Subacromial Impingement Syndrome
SAIS is the inflammation and irritation of your rotator cuff tendons. This occurs when the tendons rub against the outer end of the shoulder blade (the acromion) while passing through the subacromial space during shoulder movement. The rotator cuff is a group of four muscles that come together as tendons to form a "cuff".
Rotator Cuff Tear
Pain in the shoulder may suggest an injury, which is more common in athletes participating in sports such as swimming, tennis, pitching, and weightlifting. The injuries are caused due to the over usage or repetitive motion of the arms. In addition to pain, shoulder injuries also cause stiffness, restricted movements, difficulty in performing routine activities and popping sensation.
Anterior Shoulder Instability
Anterior shoulder instability, also known as anterior glenohumeral instability, is a condition in which damage to the soft tissues or bone causes the head of the humerus (upper arm bone) to dislocate or sublux from the glenoid fossa, compromising the function of the shoulder.
The shoulder is a highly mobile ball and socket joint. The ball of the upper arm bone (humerus) is held in place at the socket (glenoid) of the shoulder blade (scapula) by a group of ligaments. A partial dislocation of the shoulder joint is termed as a subluxation.
Posterior Shoulder Instability
Posterior shoulder instability, also known as posterior glenohumeral instability, is a condition in which the head of the humerus (upper arm bone) dislocates or subluxes posteriorly from the glenoid (socket portion of the shoulder) as a result of significant trauma. A partial dislocation is referred to as a subluxation whereas a complete separation is referred to as a dislocation.
Shoulder impingement is the inflammation of the tendons of the shoulder joint. It is one of the most common causes of pain in the shoulder. Shoulder impingement is also called swimmer’s shoulder, tennis shoulder or rotator cuff tendinitis. Impingement results in the young and middle-aged who engage in physical activities that require repeated overhead arm movements.
The term SLAP (superior –labrum anterior-posterior) lesion or SLAP tear refers to an injury of the superior labrum of the shoulder. The most common causes include falling on an outstretched arm, repetitive overhead actions such as throwing and lifting a heavy object. Overhead and contact sports may put you at a greater risk of developing SLAP tears.
Arthritis of the Shoulder
The term arthritis literally means inflammation of a joint but is generally used to describe any condition in which there is damage to the cartilage. Damage of the cartilage in the shoulder joint causes shoulder arthritis. Inflammation is the body's natural response to injury. The warning signs that inflammation presents are redness, swelling, heat, and pain.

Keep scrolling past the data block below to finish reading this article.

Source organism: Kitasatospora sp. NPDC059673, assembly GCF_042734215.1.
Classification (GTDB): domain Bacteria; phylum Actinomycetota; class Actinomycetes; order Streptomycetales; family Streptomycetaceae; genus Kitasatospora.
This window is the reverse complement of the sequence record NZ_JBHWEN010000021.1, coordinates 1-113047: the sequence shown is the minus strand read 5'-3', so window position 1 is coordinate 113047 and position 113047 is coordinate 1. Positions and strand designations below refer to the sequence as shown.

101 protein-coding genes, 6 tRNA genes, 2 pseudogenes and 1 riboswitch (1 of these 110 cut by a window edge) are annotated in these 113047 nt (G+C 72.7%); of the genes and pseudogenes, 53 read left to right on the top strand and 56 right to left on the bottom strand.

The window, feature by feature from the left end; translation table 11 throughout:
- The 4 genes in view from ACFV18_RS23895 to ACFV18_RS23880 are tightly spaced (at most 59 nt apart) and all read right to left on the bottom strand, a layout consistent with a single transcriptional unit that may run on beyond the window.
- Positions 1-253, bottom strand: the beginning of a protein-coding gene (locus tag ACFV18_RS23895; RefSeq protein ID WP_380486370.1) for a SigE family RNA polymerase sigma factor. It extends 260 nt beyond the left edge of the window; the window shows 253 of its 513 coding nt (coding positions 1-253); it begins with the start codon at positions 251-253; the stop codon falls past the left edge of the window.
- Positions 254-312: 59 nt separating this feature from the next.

Post-traumatic Stiffness of the Shoulder
Post-traumatic stiffness of the shoulder is the inability of the shoulder joint to move freely due to the damage sustained to the normal gliding surfaces of the shoulder as a result of trauma (injury) or surgery. The trauma affects the muscles and capsule surrounding the shoulder joint resulting in reduced or loss of motion and functional impairment.
Shoulder instability is a chronic condition that causes frequent dislocation of the shoulder joint. A dislocation occurs when the end of the humerus (ball portion) partially or completely dislocates from the glenoid (socket portion) of the shoulder. A partial dislocation is referred to as a subluxation whereas a complete separation is referred to as a dislocation.
Shoulder Labral Tear
Traumatic injury to the shoulder or overuse of the shoulder (throwing, weightlifting) may cause the labrum to tear. In addition, aging may weaken the labrum leading to injury. Your doctor may initially suggest conservative approaches such as prescribing anti-inflammatory medications and advise rest to relieve symptoms until diagnostic scans are performed.
Sports that involve overhead movements and repeated use of the shoulder at your workplace may lead to sliding of the upper arm bone from the glenoid. The dislocation might be a partial dislocation (subluxation) or a complete dislocation causing pain and shoulder joint instability.
Shoulder Ligament Injuries
Shoulder ligament injuries are injuries to the tough elastic tissues present around the shoulder that connect bones to each other and stabilize the joint. The ligaments present in the shoulder are connected to the ends of the scapula, humerus, and clavicle bones which form the shoulder complex.
Bicep Tendon Rupture at Shoulder
A break in a bone that makes up the shoulder joint is called a shoulder fracture. The clavicle and end of the humerus closest to the shoulder are the bones that usually get fractured. The scapula, on the other hand, is not easily fractured because of its protective cover by the surrounding muscles and chest tissue.
Frozen shoulder, also called adhesive capsulitis, is a condition in which you experience pain and stiffness in your shoulder. The symptoms appear slowly, worsen gradually and usually take one to three years to resolve on their own. The shoulder joint is comprised of bones, tendons, and ligaments that are encased in a capsule of connective tissue.
Rotator Cuff Arthropathy
The rotator cuff consists of 4 muscles that stabilize the ball and socket joint of the shoulder during movement. Large tears in the rotator cuff can lead to joint instability and slipping of the ball (end of the upper arm bone or humerus) out of the socket (the glenoid fossa of the shoulder).
Fracture of the Shoulder Blade (Scapula)
Shoulder injuries most commonly occur in athletes participating in sports such as swimming, tennis, pitching, and weightlifting. The injuries are caused due to the over usage or repetitive motion of the arms. Shoulder injuries cause pain, stiffness, restricted movements, difficulty in performing routine activities and a popping sensation.
The break or fracture of the clavicle (collarbone) is a common sports injury associated with contact sports such as football and martial arts, as well as impact sports such as motor racing. A direct blow over the shoulder that may occur during a fall on an outstretched arm or a motor vehicle accident may cause the clavicle bone to break.